Let’s applaud for the golden oldie greenery… Aspidistra! Aspidistra leaves are well-known nowadays by every floral designer. The great thing about the lanceolate Aspidistra leaves is that you can use them in a lot of creative ways! You can fold, twist, and cut the leaves in many ways, and the leaves will stay in an excellent condition for days.
The Rise and Fall of Aspidistra as Houseplant
Aspidistra, officially named Aspidistra Eliator, originally comes from eastern Asia. When it was brought to Europe in the 19th century, people were stunned about the low maintenance that this houseplant needed. Aspidistra rose in popularity so quickly that it became its own demise: it became a “symbol of dull middle-class respectability” because literally, almost any household had an Aspidistra plant. George Orwell wrote a novel called “Keep The Aspidistra Flying” And did you know that this greenery type even has its own song? “The Biggest Aspidistra in The World,” sung by Gracie Fields. We have found it on Youtube over here 😊
Aspidistra Leaves as Greenery in Floral Designs
Although its houseplant reputation might be questionable, Aspidistra leaves as greenery have amazing creative value. Floral designers can use the leaves in so many ways, that these fresh looking, big leaves can embellish every design style and every kind of floral design. At Holex we offer various Aspidistra varieties through our Holland and Miami webshops.
Aspidistra Eliator Milky-way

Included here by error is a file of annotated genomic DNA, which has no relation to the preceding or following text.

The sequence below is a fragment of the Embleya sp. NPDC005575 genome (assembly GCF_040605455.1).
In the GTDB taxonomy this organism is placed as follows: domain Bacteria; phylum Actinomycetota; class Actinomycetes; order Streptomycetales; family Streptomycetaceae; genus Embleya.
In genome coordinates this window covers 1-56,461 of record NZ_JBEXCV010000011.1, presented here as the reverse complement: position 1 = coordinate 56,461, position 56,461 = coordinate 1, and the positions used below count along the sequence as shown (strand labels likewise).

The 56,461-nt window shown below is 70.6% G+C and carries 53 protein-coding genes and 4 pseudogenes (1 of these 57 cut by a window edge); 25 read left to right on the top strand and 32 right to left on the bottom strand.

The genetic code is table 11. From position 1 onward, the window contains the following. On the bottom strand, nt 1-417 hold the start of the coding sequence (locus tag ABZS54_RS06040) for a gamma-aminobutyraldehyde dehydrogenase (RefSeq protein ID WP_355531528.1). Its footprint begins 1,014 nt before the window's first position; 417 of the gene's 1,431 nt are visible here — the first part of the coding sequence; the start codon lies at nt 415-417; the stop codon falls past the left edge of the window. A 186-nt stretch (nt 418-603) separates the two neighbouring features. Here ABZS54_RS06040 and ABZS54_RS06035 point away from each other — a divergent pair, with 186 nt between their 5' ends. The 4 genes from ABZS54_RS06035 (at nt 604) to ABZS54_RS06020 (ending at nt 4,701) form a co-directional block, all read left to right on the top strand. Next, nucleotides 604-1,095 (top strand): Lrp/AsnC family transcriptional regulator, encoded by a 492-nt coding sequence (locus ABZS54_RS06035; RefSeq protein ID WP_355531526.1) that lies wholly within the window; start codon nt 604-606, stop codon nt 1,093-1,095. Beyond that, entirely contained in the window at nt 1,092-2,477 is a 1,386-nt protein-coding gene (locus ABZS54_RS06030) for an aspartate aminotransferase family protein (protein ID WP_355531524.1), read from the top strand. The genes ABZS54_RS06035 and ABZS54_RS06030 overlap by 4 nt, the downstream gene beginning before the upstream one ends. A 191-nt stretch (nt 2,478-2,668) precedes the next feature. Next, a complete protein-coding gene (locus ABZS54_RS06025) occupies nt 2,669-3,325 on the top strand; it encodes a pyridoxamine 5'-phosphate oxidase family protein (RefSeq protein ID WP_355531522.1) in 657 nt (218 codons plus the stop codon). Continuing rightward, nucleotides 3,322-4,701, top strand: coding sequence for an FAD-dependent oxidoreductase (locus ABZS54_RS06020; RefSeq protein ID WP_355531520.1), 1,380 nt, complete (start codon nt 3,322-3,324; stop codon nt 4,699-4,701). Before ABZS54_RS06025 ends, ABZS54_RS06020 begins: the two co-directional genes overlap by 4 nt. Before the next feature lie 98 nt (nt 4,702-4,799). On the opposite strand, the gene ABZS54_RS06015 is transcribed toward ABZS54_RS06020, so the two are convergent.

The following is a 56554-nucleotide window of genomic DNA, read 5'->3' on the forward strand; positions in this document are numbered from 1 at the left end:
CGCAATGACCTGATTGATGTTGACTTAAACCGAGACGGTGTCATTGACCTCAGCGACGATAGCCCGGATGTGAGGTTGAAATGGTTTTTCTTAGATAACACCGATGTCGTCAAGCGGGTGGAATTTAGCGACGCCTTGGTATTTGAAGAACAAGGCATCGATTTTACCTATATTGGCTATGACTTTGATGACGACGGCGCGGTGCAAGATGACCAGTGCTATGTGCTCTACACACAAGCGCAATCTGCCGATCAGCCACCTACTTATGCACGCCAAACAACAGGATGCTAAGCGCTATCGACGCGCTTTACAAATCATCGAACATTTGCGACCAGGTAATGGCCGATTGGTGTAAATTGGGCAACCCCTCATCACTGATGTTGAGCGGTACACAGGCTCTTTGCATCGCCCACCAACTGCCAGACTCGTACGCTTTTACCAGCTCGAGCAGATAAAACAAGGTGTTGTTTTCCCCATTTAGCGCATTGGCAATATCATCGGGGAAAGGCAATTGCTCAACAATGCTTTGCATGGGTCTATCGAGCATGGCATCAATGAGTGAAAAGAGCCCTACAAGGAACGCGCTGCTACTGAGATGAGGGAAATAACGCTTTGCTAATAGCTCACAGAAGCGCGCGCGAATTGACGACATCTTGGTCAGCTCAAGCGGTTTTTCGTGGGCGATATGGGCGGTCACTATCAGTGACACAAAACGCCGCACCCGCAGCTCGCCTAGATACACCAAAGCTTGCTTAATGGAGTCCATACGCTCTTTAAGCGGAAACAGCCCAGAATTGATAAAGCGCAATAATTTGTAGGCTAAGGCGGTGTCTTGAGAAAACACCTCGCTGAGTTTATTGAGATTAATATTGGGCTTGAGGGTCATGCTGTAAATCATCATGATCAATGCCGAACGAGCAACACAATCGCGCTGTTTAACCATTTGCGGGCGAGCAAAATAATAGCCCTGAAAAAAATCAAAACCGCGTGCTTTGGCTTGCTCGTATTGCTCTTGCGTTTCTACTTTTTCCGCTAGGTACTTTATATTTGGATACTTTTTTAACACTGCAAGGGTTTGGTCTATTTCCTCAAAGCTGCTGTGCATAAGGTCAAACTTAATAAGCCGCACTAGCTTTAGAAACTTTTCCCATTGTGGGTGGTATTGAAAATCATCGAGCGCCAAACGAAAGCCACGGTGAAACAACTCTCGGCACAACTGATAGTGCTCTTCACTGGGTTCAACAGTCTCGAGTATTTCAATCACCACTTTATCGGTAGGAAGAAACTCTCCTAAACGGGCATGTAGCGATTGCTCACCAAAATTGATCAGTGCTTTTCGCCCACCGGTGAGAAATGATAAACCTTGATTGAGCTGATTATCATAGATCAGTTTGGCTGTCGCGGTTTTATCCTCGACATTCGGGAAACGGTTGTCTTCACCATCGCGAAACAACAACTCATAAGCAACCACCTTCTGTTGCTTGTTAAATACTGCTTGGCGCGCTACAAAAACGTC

Aspidistra Eliator Variegated
Design Suggestions with Aspidistra
Already said: Aspidistra leaves can be used in many, many ways. For example:
- Folded Aspidistra leaves in a bouquet
- Aspidistra leaves as a basis for a funeral design
- Folded Aspidistra for a boutonniere
- Folded and twisted Aspidistra at the outer sides of a bouquet
To give you more visual design ideas with Aspidistra we have created a Pinterest mood board, that you can visit over here.
Aspidistra and Ikebana
And did you know that Aspidistra is also used for the Japanese floral design style Ikebana? When you are interested to learn more about this, look for the hashtag #ikebana on Instagram, or search for “Ikebana” at Pinterest.
In the 19th century, the houseplant was introduced to Great Britain, where it became very popular: because Aspidistra needs little care and it can be placed almost everywhere in the interior. It is also known as Cast-iron-plant.
The name Aspidistra comes from the Greek word “aspis” which means “shield, or “aspidion,” which means little shield. When we look at the shape of the leaf, we can say this is a perfect fit!
Funny fact: in Holland, as an indoor plant, Aspidistra is also known as “Butcher’s Plant.” This is because Aspidistra thrives well in low temperatures and little sunlight, like in a butcher shop!